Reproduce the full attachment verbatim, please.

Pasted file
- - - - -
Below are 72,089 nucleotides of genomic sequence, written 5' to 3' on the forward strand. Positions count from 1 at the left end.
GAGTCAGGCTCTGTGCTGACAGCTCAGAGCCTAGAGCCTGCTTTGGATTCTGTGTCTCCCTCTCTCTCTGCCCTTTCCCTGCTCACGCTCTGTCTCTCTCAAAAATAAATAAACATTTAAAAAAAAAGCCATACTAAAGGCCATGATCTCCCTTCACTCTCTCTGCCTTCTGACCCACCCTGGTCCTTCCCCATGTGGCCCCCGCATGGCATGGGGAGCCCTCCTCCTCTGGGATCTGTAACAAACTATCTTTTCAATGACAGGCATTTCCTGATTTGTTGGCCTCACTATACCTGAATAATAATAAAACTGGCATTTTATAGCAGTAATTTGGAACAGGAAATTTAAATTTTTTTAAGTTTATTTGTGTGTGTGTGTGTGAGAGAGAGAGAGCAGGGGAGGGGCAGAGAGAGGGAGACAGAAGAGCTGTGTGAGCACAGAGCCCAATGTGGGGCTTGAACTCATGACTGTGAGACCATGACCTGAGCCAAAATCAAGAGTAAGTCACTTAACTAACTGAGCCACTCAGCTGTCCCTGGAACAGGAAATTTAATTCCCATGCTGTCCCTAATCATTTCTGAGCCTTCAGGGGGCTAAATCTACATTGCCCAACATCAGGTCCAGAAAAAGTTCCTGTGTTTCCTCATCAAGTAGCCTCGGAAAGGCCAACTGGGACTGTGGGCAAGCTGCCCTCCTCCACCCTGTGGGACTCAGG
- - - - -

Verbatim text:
Below are 72,089 nucleotides of genomic sequence, written 5' to 3' on the forward strand. Positions count from 1 at the left end.
GAGTCAGGCTCTGTGCTGACAGCTCAGAGCCTAGAGCCTGCTTTGGATTCTGTGTCTCCCTCTCTCTCTGCCCTTTCCCTGCTCACGCTCTGTCTCTCTCAAAAATAAATAAACATTTAAAAAAAAAGCCATACTAAAGGCCATGATCTCCCTTCACTCTCTCTGCCTTCTGACCCACCCTGGTCCTTCCCCATGTGGCCCCCGCATGGCATGGGGAGCCCTCCTCCTCTGGGATCTGTAACAAACTATCTTTTCAATGACAGGCATTTCCTGATTTGTTGGCCTCACTATACCTGAATAATAATAAAACTGGCATTTTATAGCAGTAATTTGGAACAGGAAATTTAAATTTTTTTAAGTTTATTTGTGTGTGTGTGTGTGAGAGAGAGAGAGCAGGGGAGGGGCAGAGAGAGGGAGACAGAAGAGCTGTGTGAGCACAGAGCCCAATGTGGGGCTTGAACTCATGACTGTGAGACCATGACCTGAGCCAAAATCAAGAGTAAGTCACTTAACTAACTGAGCCACTCAGCTGTCCCTGGAACAGGAAATTTAATTCCCATGCTGTCCCTAATCATTTCTGAGCCTTCAGGGGGCTAAATCTACATTGCCCAACATCAGGTCCAGAAAAAGTTCCTGTGTTTCCTCATCAAGTAGCCTCGGAAAGGCCAACTGGGACTGTGGGCAAGCTGCCCTCCTCCACCCTGTGGGACTCAGG